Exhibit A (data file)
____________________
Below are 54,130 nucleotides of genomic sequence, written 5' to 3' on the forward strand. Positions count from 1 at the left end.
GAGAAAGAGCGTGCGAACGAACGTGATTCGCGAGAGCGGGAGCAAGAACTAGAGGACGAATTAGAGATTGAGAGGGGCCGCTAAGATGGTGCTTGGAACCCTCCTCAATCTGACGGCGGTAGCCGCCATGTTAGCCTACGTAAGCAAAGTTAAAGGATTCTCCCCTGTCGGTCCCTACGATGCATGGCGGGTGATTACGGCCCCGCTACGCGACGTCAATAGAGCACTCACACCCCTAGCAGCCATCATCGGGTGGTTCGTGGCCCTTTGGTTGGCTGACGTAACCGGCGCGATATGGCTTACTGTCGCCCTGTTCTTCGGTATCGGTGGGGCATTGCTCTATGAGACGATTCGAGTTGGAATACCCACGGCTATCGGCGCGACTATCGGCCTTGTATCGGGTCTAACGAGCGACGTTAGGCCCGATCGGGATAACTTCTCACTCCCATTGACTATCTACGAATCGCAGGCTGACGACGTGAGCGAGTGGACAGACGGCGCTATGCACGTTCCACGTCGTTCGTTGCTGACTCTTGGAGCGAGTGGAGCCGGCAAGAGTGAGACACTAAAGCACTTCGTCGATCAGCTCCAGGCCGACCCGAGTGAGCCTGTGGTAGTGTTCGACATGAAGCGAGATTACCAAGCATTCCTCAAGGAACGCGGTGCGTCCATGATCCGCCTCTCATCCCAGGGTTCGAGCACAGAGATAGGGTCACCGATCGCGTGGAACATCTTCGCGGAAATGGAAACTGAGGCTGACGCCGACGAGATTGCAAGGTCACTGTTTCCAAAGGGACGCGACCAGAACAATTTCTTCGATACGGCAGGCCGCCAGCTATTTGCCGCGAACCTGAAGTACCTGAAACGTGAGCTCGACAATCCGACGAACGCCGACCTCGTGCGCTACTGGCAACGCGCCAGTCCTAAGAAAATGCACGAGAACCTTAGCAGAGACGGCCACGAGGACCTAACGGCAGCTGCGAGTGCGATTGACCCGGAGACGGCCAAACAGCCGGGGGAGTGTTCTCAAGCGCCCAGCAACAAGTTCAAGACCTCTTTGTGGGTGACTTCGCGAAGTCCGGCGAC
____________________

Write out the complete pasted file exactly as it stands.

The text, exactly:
Below are 54,130 nucleotides of genomic sequence, written 5' to 3' on the forward strand. Positions count from 1 at the left end.
GAGAAAGAGCGTGCGAACGAACGTGATTCGCGAGAGCGGGAGCAAGAACTAGAGGACGAATTAGAGATTGAGAGGGGCCGCTAAGATGGTGCTTGGAACCCTCCTCAATCTGACGGCGGTAGCCGCCATGTTAGCCTACGTAAGCAAAGTTAAAGGATTCTCCCCTGTCGGTCCCTACGATGCATGGCGGGTGATTACGGCCCCGCTACGCGACGTCAATAGAGCACTCACACCCCTAGCAGCCATCATCGGGTGGTTCGTGGCCCTTTGGTTGGCTGACGTAACCGGCGCGATATGGCTTACTGTCGCCCTGTTCTTCGGTATCGGTGGGGCATTGCTCTATGAGACGATTCGAGTTGGAATACCCACGGCTATCGGCGCGACTATCGGCCTTGTATCGGGTCTAACGAGCGACGTTAGGCCCGATCGGGATAACTTCTCACTCCCATTGACTATCTACGAATCGCAGGCTGACGACGTGAGCGAGTGGACAGACGGCGCTATGCACGTTCCACGTCGTTCGTTGCTGACTCTTGGAGCGAGTGGAGCCGGCAAGAGTGAGACACTAAAGCACTTCGTCGATCAGCTCCAGGCCGACCCGAGTGAGCCTGTGGTAGTGTTCGACATGAAGCGAGATTACCAAGCATTCCTCAAGGAACGCGGTGCGTCCATGATCCGCCTCTCATCCCAGGGTTCGAGCACAGAGATAGGGTCACCGATCGCGTGGAACATCTTCGCGGAAATGGAAACTGAGGCTGACGCCGACGAGATTGCAAGGTCACTGTTTCCAAAGGGACGCGACCAGAACAATTTCTTCGATACGGCAGGCCGCCAGCTATTTGCCGCGAACCTGAAGTACCTGAAACGTGAGCTCGACAATCCGACGAACGCCGACCTCGTGCGCTACTGGCAACGCGCCAGTCCTAAGAAAATGCACGAGAACCTTAGCAGAGACGGCCACGAGGACCTAACGGCAGCTGCGAGTGCGATTGACCCGGAGACGGCCAAACAGCCGGGGGAGTGTTCTCAAGCGCCCAGCAACAAGTTCAAGACCTCTTTGTGGGTGACTTCGCGAAGTCCGGCGAC